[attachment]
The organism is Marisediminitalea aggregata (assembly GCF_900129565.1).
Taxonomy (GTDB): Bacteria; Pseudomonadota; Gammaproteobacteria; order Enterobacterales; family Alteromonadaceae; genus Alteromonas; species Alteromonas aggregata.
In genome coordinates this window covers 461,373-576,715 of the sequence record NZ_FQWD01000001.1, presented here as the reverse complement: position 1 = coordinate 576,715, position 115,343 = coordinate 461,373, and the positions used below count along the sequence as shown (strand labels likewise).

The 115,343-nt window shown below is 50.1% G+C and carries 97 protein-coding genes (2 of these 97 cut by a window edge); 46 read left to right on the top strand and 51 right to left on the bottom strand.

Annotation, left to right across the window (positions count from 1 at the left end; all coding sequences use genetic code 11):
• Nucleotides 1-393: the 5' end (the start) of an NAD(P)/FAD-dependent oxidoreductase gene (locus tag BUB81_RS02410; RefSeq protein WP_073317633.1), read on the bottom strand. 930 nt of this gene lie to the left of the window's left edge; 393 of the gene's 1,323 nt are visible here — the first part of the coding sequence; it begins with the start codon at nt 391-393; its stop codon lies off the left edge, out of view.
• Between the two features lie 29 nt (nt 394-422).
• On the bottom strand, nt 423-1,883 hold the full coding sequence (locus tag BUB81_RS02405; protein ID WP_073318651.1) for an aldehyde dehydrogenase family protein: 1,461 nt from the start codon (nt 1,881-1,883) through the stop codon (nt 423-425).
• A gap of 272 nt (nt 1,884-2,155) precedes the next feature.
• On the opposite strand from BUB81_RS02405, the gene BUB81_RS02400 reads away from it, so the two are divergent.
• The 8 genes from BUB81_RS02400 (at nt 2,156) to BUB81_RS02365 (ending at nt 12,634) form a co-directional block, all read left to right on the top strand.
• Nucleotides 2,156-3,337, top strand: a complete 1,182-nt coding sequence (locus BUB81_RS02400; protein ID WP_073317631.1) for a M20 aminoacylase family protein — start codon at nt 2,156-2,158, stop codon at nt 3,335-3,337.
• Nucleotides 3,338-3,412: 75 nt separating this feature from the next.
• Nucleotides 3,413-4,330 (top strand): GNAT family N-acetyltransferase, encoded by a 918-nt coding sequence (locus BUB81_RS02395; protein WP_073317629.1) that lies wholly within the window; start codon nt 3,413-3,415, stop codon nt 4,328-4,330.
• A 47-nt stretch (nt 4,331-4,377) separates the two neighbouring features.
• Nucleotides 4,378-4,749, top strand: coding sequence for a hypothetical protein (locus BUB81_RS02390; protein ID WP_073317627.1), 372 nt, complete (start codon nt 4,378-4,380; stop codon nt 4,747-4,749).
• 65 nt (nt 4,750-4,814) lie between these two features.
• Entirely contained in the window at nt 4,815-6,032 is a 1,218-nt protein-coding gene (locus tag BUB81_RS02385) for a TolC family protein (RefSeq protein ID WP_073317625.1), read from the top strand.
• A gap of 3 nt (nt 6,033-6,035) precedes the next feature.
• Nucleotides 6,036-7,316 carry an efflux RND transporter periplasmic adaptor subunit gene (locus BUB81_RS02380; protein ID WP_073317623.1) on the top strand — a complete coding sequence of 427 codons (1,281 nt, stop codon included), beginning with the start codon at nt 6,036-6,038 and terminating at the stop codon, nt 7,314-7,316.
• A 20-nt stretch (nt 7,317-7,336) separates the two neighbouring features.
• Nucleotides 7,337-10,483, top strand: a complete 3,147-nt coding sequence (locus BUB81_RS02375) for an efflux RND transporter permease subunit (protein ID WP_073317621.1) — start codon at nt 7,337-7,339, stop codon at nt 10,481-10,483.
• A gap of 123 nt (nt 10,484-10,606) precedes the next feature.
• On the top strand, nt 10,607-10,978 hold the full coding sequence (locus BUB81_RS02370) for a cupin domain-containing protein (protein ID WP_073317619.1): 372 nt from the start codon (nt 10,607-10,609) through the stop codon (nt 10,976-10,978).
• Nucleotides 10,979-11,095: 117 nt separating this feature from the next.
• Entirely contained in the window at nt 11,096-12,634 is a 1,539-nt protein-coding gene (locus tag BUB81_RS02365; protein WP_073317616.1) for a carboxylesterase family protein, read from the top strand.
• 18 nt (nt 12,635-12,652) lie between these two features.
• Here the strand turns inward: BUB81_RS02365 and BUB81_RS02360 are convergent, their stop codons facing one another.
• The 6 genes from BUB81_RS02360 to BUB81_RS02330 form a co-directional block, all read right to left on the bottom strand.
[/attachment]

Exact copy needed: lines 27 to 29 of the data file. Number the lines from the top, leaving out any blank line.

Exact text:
• 18 nt (nt 12,635-12,652) lie between these two features.
• Here the strand turns inward: BUB81_RS02365 and BUB81_RS02360 are convergent, their stop codons facing one another.
• The 6 genes from BUB81_RS02360 to BUB81_RS02330 form a co-directional block, all read right to left on the bottom strand.